What is a Sure Method for Creating Leadership at All Levels of Your Business?

Today’s article relates to one I wrote on February 3 of this year as I was moving into the work of the Rockefeller Four Decisions.

That article began with these questions:

  1. How can I develop a team that will not need to talk to me and still move forward?
  2. Why do we have a great strategic plan and then only get a fraction of execution of that plan?
  3. Why don’t the functional leaders of this organization work together more effectively?
  4. How can we engage people in our vision and make it their own?
  5. There is no one who can take my position at this time, and I am not sure the people that are on my team can be the ones.

I would like to postulate that the most important aspect of leadership development in 21st century business is the ability to create leadership at all levels. Top leadership cannot afford to continue to have only a small percentage of people leading a large number who have not learned to express their leadership, nor use information about the vision of the organization to affect their conversations and decisions.

We all know that communication is key, yet how can we define communication so that it affects results? In the Rockefeller Habits the first and most important question is: Is the Leadership Team Healthy?

The first area to look at is the top leadership team to assure that the coming together of that team creates positive changes in the people, strategy, execution and cash position of the business.

When you decide to make meetings a priority, execution improves almost immediately. I was invited into a large Fortune 500 company because one of the top teams was having difficulty due to continuous conflict that was exaggerated by lack of effective communication and collaboration.

The plan that I proposed and delivered included individual confidential interviews with specific questions relating to team effectiveness, leadership and collaboration. I interviewed the Vice President team leader and the direct report leaders who each lead a team of managing leaders within the manufacturing plant. In addition, an initial day-long meeting was scheduled with the leadership team, followed by four monthly meetings over a period of 6 months.

The results have been very positive with the team working together in a new way, with a sense of empowerment, effective communication, and results that have created greater accountability and rhythm in the manufacturing area.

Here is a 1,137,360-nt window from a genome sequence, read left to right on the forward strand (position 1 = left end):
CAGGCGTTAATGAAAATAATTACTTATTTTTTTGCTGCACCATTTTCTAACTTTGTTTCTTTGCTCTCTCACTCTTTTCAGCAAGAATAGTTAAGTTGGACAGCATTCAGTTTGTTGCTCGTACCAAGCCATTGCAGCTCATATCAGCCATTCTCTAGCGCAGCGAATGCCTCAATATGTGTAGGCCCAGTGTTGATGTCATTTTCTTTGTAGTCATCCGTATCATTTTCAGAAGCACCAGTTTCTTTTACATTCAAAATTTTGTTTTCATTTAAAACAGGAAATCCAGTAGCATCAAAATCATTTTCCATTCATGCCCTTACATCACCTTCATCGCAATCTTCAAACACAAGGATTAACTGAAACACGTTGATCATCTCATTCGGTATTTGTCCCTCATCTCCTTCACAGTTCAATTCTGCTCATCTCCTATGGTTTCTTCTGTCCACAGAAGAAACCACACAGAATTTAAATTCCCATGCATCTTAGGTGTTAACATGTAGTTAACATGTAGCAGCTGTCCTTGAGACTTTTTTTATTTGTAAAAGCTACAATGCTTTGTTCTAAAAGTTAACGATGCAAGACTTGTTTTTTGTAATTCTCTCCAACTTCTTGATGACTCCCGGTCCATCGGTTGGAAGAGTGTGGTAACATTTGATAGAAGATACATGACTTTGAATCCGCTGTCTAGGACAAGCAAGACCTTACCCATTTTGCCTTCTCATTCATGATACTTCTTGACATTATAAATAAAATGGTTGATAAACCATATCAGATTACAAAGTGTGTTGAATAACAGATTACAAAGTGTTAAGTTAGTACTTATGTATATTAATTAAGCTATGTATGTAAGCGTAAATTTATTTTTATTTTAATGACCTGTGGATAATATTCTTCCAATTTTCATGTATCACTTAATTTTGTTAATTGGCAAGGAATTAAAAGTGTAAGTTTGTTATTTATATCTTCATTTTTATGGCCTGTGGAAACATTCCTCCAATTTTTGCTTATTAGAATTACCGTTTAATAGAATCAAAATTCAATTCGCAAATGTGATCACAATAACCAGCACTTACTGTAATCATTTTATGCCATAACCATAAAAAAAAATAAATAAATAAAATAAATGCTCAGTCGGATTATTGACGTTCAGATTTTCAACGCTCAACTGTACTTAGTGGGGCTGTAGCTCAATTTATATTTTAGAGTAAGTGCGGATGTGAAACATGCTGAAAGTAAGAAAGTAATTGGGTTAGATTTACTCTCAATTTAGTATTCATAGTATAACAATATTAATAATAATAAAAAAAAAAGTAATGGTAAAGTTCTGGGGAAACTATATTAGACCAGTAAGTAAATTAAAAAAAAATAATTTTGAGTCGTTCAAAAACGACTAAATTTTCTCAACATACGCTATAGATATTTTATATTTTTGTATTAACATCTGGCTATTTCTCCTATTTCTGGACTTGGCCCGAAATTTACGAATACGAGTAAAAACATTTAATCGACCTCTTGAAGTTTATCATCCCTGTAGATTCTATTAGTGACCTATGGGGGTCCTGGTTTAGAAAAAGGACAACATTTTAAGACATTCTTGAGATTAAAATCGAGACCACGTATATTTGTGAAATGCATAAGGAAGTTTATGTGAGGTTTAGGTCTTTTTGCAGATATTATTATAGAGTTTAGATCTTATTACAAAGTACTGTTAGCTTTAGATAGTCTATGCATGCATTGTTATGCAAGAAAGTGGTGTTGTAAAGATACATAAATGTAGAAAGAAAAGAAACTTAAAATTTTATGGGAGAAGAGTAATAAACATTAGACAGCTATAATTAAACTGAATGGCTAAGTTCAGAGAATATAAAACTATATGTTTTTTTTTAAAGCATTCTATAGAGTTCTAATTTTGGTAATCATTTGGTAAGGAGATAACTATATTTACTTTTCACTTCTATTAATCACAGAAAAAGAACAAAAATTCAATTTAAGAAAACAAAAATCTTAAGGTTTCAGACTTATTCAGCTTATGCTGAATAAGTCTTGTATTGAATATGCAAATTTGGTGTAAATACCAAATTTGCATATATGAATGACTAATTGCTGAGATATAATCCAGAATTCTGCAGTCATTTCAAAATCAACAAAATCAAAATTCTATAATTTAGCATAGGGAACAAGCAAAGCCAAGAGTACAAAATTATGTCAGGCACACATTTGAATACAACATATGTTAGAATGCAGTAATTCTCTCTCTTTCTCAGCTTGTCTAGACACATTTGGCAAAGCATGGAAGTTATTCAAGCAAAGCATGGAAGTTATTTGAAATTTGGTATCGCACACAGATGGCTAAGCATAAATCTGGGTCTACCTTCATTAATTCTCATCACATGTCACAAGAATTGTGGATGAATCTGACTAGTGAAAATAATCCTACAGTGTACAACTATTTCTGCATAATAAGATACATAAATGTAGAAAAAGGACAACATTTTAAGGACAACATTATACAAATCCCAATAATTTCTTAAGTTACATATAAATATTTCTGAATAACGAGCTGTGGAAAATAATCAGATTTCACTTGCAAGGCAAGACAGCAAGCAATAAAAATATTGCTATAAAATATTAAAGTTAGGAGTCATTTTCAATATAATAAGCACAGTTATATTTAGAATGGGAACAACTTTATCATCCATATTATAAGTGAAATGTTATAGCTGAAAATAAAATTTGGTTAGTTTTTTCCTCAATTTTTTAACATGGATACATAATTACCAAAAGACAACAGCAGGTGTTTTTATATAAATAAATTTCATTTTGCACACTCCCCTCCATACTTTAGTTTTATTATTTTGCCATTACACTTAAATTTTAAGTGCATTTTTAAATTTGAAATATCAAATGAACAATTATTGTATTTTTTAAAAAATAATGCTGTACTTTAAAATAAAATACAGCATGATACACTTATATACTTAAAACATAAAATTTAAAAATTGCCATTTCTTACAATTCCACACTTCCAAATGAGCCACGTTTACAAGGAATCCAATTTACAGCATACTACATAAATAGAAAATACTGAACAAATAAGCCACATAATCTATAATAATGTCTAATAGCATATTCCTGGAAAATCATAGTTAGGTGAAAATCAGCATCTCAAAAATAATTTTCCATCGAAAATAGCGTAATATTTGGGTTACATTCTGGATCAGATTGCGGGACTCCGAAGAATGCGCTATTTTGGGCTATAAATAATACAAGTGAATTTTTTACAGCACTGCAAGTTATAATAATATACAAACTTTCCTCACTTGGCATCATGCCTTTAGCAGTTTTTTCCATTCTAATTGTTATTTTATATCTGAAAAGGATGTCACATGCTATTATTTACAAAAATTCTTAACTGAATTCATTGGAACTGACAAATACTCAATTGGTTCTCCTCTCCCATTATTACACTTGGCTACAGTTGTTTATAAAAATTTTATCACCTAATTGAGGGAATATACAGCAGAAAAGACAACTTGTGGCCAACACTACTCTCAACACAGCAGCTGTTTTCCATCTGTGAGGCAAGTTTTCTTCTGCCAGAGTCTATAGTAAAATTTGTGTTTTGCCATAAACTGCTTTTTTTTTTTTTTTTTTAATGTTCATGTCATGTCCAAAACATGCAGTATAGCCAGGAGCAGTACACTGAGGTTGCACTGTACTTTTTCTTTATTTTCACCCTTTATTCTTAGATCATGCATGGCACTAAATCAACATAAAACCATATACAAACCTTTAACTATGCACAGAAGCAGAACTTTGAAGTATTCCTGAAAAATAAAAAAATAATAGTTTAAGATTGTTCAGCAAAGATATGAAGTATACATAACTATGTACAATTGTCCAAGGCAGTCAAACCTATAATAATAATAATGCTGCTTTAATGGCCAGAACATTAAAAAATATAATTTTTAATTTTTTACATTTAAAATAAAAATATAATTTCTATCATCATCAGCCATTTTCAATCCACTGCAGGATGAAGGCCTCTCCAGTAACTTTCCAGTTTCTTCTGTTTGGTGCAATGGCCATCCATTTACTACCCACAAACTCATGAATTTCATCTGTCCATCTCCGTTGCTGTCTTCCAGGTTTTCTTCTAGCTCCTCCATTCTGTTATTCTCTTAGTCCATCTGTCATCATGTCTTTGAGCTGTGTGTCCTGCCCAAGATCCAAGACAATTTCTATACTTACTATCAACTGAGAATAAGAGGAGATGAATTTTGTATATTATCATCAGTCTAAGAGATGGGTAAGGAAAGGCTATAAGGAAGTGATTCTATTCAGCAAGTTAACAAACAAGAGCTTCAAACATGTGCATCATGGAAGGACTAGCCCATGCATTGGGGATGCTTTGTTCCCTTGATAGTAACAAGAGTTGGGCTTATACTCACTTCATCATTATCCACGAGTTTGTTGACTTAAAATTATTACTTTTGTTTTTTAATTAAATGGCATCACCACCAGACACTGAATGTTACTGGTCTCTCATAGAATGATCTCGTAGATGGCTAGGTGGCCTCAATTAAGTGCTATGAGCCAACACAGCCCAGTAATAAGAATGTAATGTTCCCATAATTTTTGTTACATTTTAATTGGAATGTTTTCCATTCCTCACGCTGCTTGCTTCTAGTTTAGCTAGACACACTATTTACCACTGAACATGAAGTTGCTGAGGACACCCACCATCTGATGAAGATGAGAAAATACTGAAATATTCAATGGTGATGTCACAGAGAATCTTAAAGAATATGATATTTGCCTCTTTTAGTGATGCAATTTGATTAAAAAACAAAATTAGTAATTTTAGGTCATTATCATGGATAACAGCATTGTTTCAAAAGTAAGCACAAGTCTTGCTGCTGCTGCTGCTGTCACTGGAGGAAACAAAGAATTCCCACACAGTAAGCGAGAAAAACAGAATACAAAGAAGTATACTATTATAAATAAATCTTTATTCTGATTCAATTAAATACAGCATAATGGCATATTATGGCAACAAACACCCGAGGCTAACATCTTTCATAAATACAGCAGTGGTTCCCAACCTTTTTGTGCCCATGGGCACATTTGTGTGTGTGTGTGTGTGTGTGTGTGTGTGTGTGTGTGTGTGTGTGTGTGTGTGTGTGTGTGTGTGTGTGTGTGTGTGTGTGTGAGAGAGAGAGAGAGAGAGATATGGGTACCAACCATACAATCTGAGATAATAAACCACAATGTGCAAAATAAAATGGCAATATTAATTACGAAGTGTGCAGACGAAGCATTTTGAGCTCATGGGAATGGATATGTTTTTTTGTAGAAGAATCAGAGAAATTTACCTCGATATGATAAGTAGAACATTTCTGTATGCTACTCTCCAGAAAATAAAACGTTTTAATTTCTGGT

The first meeting consisted of using the Rockefeller Four Decisions Methodology and some communication exercises that began to get past the conflict and focus more on the strategic direction and core values of the team, and of the larger business.

The most effective and important part of this process is to allow team members to go beyond their own personal concerns, and to access their leadership and their contribution to the business as a whole.

In the Execution Module, the most important aspects are: priorities, metrics and meeting rhythms.

Have you struggled with meetings that lose focus and seem to accomplish nothing or less that you planned?

Would you see the advantage in having meeting rhythms that would create better, faster decisions?

The rhythm refers to daily, weekly, monthly, quarterly and annual contacts of the functional teams in the organization, starting with the top leadership. You can start to reshape the effectiveness of your meeting rhythms to conform to the real time of your business.

Daily Huddle-–These serve to Synchronize the Team. They are short, no longer than 15 minutes, and can be shorter. They are designed to bring forward issues that need resolution but do not necessarily need to be solved on the spot. The format is short and allows each person to speak and to talk about the day, what is up, and if there is any place where they feel stuck

Speeds up business, insures teamwork, and heal relationships

Weekly Meeting—Focus and Collaboration: These serve as a status and update session for the leadership team and other departmental teams.

Monthly Meeting— Learn and Solve: This meeting includes the top leadership and the next level to provide information and to review progress. These meetings, along with the huddle and weekly meetings, address the strategy and progress, as well as provide a leadership opportunity for the management staff to give them a sense of progress and of their contribution to the overall strategic plan.

Quarterly Meeting— Full Day: Priorities and Critical Numbers: These serve as directed review, communication and education opportunities, and create the sense of teamwork at all levels.

The four meetings above are the recognition of the 13-week cycle of each quarter for the whole organization.

Annual Meeting—Reviews the year and plans for the upcoming year.

I highly recommend Scaling Up by Verne Harnish where these meetings are discussed more fully. The Rockefeller Habits and Four Decisions are a very effective way to scale up your business and to increase results. I find this way of expanding business and of creating a culture that develops leadership and accountability to be effective and practical.

I hope this month brings great results and connection for you and your team!

As always, if you have a question, challenge, or success story you would like to share, please be sure to leave a comment. Also, if you are interested in an opportunity to experience this methodology, please let me know. I would enjoy hearing from you! – Patricia